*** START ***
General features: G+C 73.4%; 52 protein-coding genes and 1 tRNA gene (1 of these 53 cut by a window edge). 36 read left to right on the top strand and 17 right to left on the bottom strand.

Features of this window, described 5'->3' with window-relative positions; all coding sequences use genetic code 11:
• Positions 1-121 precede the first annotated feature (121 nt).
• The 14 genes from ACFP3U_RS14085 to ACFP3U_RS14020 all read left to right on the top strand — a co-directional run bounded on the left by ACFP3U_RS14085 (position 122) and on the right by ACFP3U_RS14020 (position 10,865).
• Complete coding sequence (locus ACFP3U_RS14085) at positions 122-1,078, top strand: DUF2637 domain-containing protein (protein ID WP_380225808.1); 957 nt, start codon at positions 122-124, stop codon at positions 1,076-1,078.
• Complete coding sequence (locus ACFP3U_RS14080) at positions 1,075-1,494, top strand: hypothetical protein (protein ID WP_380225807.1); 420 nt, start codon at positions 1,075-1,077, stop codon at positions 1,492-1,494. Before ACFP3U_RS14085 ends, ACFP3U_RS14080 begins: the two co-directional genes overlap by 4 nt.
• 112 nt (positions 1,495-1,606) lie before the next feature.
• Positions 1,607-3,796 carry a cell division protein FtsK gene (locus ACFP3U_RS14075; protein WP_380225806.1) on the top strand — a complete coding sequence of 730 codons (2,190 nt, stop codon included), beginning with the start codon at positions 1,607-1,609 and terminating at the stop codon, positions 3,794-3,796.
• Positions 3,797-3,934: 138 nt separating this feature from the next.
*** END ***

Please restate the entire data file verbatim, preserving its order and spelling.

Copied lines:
General features: G+C 73.4%; 52 protein-coding genes and 1 tRNA gene (1 of these 53 cut by a window edge). 36 read left to right on the top strand and 17 right to left on the bottom strand.

Features of this window, described 5'->3' with window-relative positions; all coding sequences use genetic code 11:
• Positions 1-121 precede the first annotated feature (121 nt).
• The 14 genes from ACFP3U_RS14085 to ACFP3U_RS14020 all read left to right on the top strand — a co-directional run bounded on the left by ACFP3U_RS14085 (position 122) and on the right by ACFP3U_RS14020 (position 10,865).
• Complete coding sequence (locus ACFP3U_RS14085) at positions 122-1,078, top strand: DUF2637 domain-containing protein (protein ID WP_380225808.1); 957 nt, start codon at positions 122-124, stop codon at positions 1,076-1,078.
• Complete coding sequence (locus ACFP3U_RS14080) at positions 1,075-1,494, top strand: hypothetical protein (protein ID WP_380225807.1); 420 nt, start codon at positions 1,075-1,077, stop codon at positions 1,492-1,494. Before ACFP3U_RS14085 ends, ACFP3U_RS14080 begins: the two co-directional genes overlap by 4 nt.
• 112 nt (positions 1,495-1,606) lie before the next feature.
• Positions 1,607-3,796 carry a cell division protein FtsK gene (locus ACFP3U_RS14075; protein WP_380225806.1) on the top strand — a complete coding sequence of 730 codons (2,190 nt, stop codon included), beginning with the start codon at positions 1,607-1,609 and terminating at the stop codon, positions 3,794-3,796.
• Positions 3,797-3,934: 138 nt separating this feature from the next.